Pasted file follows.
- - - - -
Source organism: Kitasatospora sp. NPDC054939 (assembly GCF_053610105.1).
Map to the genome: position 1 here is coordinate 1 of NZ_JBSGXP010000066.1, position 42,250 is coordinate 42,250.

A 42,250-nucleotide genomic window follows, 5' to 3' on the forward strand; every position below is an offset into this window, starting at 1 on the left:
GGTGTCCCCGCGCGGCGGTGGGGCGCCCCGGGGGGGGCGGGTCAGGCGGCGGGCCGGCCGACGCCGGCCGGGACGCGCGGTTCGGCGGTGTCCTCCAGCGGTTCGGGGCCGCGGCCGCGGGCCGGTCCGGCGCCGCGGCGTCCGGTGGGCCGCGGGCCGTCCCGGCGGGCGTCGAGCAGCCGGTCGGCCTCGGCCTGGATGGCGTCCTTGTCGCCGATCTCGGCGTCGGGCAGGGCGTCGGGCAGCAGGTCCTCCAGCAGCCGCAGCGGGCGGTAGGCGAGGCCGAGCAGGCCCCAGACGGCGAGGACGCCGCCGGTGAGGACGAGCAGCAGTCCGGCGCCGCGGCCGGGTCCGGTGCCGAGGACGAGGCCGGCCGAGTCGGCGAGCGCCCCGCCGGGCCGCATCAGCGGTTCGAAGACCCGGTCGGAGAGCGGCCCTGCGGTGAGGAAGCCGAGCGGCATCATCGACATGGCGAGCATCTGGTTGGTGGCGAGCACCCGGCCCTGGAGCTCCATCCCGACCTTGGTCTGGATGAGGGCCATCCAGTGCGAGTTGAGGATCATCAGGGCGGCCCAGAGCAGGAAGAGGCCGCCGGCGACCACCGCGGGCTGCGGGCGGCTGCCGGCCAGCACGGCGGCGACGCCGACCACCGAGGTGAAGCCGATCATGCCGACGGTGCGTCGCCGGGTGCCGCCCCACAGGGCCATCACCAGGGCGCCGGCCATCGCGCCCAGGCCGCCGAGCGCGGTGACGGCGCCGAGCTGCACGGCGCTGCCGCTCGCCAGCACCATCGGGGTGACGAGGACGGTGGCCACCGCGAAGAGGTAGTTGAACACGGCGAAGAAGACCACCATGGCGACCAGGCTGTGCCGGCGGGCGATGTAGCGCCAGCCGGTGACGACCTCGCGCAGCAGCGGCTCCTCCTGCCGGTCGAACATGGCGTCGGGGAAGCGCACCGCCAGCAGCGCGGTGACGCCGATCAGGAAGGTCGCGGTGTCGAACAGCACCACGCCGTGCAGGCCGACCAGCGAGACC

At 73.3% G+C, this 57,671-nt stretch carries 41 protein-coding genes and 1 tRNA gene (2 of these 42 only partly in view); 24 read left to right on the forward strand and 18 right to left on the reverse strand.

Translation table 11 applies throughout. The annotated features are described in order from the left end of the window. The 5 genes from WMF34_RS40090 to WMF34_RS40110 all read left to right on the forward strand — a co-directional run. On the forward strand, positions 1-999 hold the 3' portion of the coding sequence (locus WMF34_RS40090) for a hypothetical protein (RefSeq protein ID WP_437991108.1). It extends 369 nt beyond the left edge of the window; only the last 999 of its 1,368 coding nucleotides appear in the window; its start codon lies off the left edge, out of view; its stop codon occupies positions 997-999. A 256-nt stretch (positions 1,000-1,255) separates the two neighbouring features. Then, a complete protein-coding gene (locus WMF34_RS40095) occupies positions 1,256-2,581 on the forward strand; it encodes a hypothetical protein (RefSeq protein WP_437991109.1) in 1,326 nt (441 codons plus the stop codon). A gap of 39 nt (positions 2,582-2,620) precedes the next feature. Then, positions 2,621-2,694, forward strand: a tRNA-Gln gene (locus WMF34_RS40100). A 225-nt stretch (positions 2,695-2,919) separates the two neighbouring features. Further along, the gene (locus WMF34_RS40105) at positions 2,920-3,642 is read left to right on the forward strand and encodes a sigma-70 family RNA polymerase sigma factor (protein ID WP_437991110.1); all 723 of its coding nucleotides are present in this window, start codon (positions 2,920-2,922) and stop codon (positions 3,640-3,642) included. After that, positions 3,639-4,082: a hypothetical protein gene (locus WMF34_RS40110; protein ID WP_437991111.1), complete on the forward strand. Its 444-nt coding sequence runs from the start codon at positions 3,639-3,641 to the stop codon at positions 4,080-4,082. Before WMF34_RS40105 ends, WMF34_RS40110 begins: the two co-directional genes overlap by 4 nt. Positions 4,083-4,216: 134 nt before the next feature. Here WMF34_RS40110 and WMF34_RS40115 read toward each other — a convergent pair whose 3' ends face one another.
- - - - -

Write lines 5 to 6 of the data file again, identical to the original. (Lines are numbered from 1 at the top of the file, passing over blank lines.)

At 73.3% G+C, this 57,671-nt stretch carries 41 protein-coding genes and 1 tRNA gene (2 of these 42 only partly in view); 24 read left to right on the forward strand and 18 right to left on the reverse strand.

Translation table 11 applies throughout. The annotated features are described in order from the left end of the window. The 5 genes from WMF34_RS40090 to WMF34_RS40110 all read left to right on the forward strand — a co-directional run. On the forward strand, positions 1-999 hold the 3' portion of the coding sequence (locus WMF34_RS40090) for a hypothetical protein (RefSeq protein ID WP_437991108.1). It extends 369 nt beyond the left edge of the window; only the last 999 of its 1,368 coding nucleotides appear in the window; its start codon lies off the left edge, out of view; its stop codon occupies positions 997-999. A 256-nt stretch (positions 1,000-1,255) separates the two neighbouring features. Then, a complete protein-coding gene (locus WMF34_RS40095) occupies positions 1,256-2,581 on the forward strand; it encodes a hypothetical protein (RefSeq protein WP_437991109.1) in 1,326 nt (441 codons plus the stop codon). A gap of 39 nt (positions 2,582-2,620) precedes the next feature. Then, positions 2,621-2,694, forward strand: a tRNA-Gln gene (locus WMF34_RS40100). A 225-nt stretch (positions 2,695-2,919) separates the two neighbouring features. Further along, the gene (locus WMF34_RS40105) at positions 2,920-3,642 is read left to right on the forward strand and encodes a sigma-70 family RNA polymerase sigma factor (protein ID WP_437991110.1); all 723 of its coding nucleotides are present in this window, start codon (positions 2,920-2,922) and stop codon (positions 3,640-3,642) included. After that, positions 3,639-4,082: a hypothetical protein gene (locus WMF34_RS40110; protein ID WP_437991111.1), complete on the forward strand. Its 444-nt coding sequence runs from the start codon at positions 3,639-3,641 to the stop codon at positions 4,080-4,082. Before WMF34_RS40105 ends, WMF34_RS40110 begins: the two co-directional genes overlap by 4 nt. Positions 4,083-4,216: 134 nt before the next feature. Here WMF34_RS40110 and WMF34_RS40115 read toward each other — a convergent pair whose 3' ends face one another.